This book discusses the adjustment of universities to the changing financial environment. Its authors analyze the relationship between higher education inputs and outputs, assess the available information about the determinants of university costs, survey the influence of market conditions and pricing strategies on students' demands for attendance at institutions of higher education, summarize research on the objectives for institutions of higher education held by different participants and funders, analyze how universities determine their priorities and relative funding for different activities and disciplines, and explore the economics of universities' research functions.
In addition, the book addresses three questions regarding the external fiscal environment facing American universities. What are the recent and emerging changes in the key economic variables affecting these institutions? What mechanisms have universities used in the past to cope with tighter financial constraints? What are the implications for university research activities as these institutions adjust to their fiscal constraints?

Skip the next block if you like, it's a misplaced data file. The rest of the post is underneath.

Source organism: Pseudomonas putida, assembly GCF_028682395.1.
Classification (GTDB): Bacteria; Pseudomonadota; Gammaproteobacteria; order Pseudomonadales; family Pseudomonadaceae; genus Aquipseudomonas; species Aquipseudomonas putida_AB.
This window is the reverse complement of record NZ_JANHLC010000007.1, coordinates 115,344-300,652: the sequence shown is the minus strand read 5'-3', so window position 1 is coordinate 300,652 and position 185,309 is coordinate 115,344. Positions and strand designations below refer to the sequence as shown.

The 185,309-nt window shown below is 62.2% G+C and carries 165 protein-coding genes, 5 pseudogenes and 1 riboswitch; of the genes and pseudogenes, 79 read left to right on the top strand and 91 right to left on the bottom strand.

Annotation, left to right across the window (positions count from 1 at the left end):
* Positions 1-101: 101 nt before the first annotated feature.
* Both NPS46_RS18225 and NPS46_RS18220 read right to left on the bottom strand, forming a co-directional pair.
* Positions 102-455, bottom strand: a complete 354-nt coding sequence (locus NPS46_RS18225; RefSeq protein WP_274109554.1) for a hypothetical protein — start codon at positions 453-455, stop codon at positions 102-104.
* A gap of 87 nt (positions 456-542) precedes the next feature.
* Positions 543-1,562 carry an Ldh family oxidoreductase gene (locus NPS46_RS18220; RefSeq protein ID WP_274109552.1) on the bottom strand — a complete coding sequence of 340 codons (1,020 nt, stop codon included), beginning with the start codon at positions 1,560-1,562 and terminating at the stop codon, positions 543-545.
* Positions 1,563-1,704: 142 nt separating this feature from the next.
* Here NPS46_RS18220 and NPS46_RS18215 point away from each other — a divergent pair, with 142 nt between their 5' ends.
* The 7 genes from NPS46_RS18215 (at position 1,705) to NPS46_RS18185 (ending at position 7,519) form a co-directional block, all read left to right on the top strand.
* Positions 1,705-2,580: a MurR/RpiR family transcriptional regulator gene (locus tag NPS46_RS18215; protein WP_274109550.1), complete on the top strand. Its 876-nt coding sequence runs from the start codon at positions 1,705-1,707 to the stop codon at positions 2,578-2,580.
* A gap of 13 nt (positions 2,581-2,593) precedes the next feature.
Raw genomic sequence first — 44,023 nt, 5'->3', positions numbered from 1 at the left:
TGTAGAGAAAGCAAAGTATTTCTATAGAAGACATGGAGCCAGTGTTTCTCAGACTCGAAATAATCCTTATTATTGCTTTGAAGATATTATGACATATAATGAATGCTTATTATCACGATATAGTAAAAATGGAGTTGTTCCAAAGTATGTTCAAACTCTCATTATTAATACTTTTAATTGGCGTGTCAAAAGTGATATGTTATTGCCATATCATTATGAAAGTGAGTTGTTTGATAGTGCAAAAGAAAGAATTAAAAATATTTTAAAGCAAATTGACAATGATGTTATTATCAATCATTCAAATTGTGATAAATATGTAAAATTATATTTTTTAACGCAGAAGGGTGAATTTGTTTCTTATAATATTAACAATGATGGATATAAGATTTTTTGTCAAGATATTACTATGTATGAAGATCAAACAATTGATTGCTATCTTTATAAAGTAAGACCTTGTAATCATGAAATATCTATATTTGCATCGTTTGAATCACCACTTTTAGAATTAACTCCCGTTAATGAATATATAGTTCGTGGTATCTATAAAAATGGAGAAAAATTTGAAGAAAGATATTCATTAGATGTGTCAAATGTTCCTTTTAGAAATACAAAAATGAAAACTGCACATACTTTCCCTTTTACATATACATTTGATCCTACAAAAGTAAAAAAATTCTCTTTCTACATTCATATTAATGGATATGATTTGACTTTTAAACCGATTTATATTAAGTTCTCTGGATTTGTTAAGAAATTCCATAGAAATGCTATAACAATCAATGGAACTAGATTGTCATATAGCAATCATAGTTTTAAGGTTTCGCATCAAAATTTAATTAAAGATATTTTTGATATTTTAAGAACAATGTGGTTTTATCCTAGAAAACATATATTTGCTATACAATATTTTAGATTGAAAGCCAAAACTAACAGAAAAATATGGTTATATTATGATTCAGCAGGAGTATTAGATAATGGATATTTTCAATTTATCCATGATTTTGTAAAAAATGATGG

Stephen A. Hoenack is Professor at the Hubert H. Humphrey Institute of Public Affairs and Director of the Management Information Division at the University of Minnesota. Eileen L. Collins is a Senior Economist in the National Science Foundation's Division of Science Resource Studies.